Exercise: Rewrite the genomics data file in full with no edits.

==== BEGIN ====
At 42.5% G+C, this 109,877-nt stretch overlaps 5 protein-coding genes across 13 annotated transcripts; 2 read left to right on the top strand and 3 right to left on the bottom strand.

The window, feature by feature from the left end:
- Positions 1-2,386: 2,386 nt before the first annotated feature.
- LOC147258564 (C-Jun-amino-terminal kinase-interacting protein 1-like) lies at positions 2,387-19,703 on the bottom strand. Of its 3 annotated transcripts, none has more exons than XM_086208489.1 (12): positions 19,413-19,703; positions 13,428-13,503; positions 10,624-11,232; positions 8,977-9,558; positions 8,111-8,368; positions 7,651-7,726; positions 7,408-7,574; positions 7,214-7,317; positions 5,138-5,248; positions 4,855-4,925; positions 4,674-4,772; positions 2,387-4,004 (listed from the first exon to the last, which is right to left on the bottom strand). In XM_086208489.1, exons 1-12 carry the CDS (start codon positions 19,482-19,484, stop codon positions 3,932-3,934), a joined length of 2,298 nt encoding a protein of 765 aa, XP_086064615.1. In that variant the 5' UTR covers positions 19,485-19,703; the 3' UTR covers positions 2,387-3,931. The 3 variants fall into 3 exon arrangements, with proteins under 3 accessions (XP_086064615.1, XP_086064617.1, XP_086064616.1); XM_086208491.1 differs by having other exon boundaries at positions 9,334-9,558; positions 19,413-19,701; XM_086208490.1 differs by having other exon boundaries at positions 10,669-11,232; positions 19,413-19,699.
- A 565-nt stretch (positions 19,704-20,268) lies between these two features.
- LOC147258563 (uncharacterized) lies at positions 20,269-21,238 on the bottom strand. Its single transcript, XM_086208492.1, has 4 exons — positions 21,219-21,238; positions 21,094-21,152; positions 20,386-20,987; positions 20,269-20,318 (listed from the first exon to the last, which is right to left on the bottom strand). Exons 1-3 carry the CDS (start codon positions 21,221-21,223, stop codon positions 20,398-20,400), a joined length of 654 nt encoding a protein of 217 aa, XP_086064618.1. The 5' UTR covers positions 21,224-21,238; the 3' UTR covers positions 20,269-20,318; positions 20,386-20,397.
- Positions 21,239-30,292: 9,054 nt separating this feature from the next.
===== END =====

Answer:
At 42.5% G+C, this 109,877-nt stretch overlaps 5 protein-coding genes across 13 annotated transcripts; 2 read left to right on the top strand and 3 right to left on the bottom strand.

The window, feature by feature from the left end:
- Positions 1-2,386: 2,386 nt before the first annotated feature.
- LOC147258564 (C-Jun-amino-terminal kinase-interacting protein 1-like) lies at positions 2,387-19,703 on the bottom strand. Of its 3 annotated transcripts, none has more exons than XM_086208489.1 (12): positions 19,413-19,703; positions 13,428-13,503; positions 10,624-11,232; positions 8,977-9,558; positions 8,111-8,368; positions 7,651-7,726; positions 7,408-7,574; positions 7,214-7,317; positions 5,138-5,248; positions 4,855-4,925; positions 4,674-4,772; positions 2,387-4,004 (listed from the first exon to the last, which is right to left on the bottom strand). In XM_086208489.1, exons 1-12 carry the CDS (start codon positions 19,482-19,484, stop codon positions 3,932-3,934), a joined length of 2,298 nt encoding a protein of 765 aa, XP_086064615.1. In that variant the 5' UTR covers positions 19,485-19,703; the 3' UTR covers positions 2,387-3,931. The 3 variants fall into 3 exon arrangements, with proteins under 3 accessions (XP_086064615.1, XP_086064617.1, XP_086064616.1); XM_086208491.1 differs by having other exon boundaries at positions 9,334-9,558; positions 19,413-19,701; XM_086208490.1 differs by having other exon boundaries at positions 10,669-11,232; positions 19,413-19,699.
- A 565-nt stretch (positions 19,704-20,268) lies between these two features.
- LOC147258563 (uncharacterized) lies at positions 20,269-21,238 on the bottom strand. Its single transcript, XM_086208492.1, has 4 exons — positions 21,219-21,238; positions 21,094-21,152; positions 20,386-20,987; positions 20,269-20,318 (listed from the first exon to the last, which is right to left on the bottom strand). Exons 1-3 carry the CDS (start codon positions 21,221-21,223, stop codon positions 20,398-20,400), a joined length of 654 nt encoding a protein of 217 aa, XP_086064618.1. The 5' UTR covers positions 21,224-21,238; the 3' UTR covers positions 20,269-20,318; positions 20,386-20,397.
- Positions 21,239-30,292: 9,054 nt separating this feature from the next.